Hi, I’m the new THAT blogger. My own anime blog is here. I like anime. A lot. Now I am going to write about it.
Originally, I was scared that the series wasn’t going to get subbed because it was so radically different from mainstream anime. So I was ecstatic when I found out that Ureshii and Froth-Bite has picked up the series. The amount of time and effort they put into their work is remarkable and it really shows through the excellent quality and wonderful subs in Kaiba. A big thank you to the people over at Ureshii and F-B subs. And now onto the spoils of their hard labor.
Short summary: The series is about a boy who wakes up in a strange world without any memories of who he is or how he ended up there. The only clue to his lost memories is a locket with the picture of a girl inside. This series has been described as a romantic sci-fi. I think it’s the best thing since I discovered Nutella.
Kaiba really took the concept of classism and ran with it. The stated facts are: the rich live above the clouds, the poor live underground. Now what about that ominous purple cloud separating them? A cloud is a cloud, a cloud is not a wall because a wall is something that is impenetrable. But a cloud is just water droplets in the air, just soft wetness on your skin. It is not a physical obstruction. But it’s still there as a perceived entity taking up space in your awareness along with all of your doubts and reservations. Now how do we get through this meta-barrier?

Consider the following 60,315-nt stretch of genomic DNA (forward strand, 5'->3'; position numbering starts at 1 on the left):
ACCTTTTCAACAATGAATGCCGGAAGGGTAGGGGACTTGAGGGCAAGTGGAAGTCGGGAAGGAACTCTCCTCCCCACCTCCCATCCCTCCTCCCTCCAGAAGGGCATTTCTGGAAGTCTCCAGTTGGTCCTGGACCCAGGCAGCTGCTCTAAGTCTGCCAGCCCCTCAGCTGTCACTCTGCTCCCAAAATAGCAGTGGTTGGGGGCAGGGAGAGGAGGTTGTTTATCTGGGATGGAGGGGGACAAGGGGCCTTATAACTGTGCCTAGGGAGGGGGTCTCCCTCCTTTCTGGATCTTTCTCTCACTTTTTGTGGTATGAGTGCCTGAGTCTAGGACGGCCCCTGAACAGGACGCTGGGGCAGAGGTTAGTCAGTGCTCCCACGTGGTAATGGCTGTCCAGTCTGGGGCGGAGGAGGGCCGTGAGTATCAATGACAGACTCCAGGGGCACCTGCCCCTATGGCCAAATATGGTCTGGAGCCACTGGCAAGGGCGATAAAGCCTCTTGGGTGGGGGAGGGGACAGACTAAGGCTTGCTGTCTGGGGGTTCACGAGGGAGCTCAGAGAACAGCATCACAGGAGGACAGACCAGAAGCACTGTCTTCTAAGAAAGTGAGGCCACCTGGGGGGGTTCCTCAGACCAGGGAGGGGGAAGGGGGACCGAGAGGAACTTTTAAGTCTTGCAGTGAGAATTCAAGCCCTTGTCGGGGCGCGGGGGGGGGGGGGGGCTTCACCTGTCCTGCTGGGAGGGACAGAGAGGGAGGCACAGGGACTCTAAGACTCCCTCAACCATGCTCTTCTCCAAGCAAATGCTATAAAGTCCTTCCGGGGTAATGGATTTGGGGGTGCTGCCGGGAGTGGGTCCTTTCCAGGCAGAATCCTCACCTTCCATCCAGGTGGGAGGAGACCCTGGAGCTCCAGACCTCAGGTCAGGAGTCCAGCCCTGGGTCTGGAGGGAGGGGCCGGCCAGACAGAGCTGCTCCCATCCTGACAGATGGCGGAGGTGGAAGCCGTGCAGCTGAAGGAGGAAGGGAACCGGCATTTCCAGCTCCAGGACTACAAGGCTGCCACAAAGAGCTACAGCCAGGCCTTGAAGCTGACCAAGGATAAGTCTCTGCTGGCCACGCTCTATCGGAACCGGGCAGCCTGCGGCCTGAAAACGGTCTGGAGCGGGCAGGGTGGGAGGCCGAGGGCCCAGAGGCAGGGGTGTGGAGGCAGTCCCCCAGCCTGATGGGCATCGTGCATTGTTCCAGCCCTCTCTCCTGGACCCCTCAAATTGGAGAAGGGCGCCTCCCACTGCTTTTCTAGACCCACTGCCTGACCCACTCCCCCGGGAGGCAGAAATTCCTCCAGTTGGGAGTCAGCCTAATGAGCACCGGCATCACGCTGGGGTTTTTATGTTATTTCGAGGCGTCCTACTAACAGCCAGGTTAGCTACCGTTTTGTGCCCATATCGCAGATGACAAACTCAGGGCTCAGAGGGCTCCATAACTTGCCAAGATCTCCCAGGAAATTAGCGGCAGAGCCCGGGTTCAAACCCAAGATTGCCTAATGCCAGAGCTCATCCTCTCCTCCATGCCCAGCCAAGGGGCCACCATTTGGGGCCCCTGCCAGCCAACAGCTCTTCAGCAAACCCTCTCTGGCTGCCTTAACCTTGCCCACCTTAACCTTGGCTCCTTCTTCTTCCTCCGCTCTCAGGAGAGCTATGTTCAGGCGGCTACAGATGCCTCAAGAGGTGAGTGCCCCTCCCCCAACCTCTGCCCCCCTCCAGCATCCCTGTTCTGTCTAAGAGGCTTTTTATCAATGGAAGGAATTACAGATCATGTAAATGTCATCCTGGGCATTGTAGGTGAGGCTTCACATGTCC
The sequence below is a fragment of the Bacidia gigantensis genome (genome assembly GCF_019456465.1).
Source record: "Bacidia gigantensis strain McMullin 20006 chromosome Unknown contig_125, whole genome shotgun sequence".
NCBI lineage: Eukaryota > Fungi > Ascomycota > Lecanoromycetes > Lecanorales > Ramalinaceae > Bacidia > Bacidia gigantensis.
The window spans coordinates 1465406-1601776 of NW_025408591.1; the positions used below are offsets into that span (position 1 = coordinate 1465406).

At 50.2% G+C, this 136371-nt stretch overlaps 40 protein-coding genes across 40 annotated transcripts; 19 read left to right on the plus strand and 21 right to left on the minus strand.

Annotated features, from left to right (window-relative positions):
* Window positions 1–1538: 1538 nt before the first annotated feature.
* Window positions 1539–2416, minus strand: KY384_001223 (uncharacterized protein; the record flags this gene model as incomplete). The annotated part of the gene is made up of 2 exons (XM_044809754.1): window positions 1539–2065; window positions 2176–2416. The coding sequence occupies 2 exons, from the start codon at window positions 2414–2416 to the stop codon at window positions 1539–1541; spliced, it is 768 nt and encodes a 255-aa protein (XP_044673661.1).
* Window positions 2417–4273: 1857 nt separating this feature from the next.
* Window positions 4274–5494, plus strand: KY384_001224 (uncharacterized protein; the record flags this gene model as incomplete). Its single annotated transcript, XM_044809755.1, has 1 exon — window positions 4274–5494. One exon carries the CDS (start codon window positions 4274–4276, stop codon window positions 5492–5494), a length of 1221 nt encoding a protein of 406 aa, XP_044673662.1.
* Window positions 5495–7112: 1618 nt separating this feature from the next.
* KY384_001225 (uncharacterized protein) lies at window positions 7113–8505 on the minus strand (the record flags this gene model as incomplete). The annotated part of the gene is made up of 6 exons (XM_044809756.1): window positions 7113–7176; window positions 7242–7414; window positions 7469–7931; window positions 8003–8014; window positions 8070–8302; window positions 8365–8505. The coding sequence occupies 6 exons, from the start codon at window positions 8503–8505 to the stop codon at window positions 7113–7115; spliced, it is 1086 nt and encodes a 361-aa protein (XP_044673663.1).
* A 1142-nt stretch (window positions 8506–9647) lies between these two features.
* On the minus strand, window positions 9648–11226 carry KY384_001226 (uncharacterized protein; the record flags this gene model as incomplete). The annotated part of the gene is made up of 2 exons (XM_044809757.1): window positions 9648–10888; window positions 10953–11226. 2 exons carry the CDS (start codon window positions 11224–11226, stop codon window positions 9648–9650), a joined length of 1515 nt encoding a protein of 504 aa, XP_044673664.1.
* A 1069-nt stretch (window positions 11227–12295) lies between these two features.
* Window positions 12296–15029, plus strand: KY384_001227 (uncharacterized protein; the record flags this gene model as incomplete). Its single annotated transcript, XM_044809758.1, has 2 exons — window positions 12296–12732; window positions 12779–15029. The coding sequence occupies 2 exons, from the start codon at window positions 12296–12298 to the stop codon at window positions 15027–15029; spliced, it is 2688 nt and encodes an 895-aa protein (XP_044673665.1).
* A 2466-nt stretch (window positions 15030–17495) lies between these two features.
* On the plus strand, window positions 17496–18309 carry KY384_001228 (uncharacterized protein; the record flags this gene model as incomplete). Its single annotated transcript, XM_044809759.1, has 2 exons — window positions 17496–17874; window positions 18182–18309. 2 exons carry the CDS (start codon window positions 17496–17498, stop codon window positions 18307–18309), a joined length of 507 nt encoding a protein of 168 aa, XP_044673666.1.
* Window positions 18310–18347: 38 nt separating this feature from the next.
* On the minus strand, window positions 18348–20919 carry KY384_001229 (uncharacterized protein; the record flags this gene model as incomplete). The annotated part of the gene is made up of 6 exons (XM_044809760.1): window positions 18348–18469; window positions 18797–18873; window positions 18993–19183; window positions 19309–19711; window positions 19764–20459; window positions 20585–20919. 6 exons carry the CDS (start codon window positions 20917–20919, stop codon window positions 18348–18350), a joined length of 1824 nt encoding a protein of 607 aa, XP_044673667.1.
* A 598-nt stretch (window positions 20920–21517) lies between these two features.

Villager X proposes that they fly there on a hot air balloon. But their makeshift, patchwork hot air balloon is what it is, just hot air, hasty goals, and clumsy dreams. There is no point in making it to the surface and then forgetting who you are or why you wanted to go there in the first place.
Let’s see if Warp will have more luck with that in the future.
In Japanese culture, purple signifies royalty and wealth, and is worn in different shades by the various characters who chase after Warp. During the scenes where they are in the club, the purple is volatile and so unnatural when meshed with green that it violates the eyes, forces you to see a world in infrared, a stark contrast to the earthly colors of the underground (clay grey, mud brown). The color schema here suggests that the rich are the abnormal beings because they are the ones who seek to bypass death and violate the order of nature. Whereas the poor live underground, so close to the earth, among the mud and dirt, that they themselves are extensions of nature. But beware of this natural vs unnatural binary because the world of Kaiba as a whole functions on very different standards and values from our world, intentionally so in order to encourage out-of-the-box reflection on our own societal norms. Therefore what is unnatural to us, may actually be ordinary to them, and that’s what makes the prospect of it so horrifying. That something so cold and so UGLY (like the harvesting of human bodies, like Neo-slavery) could be normalized.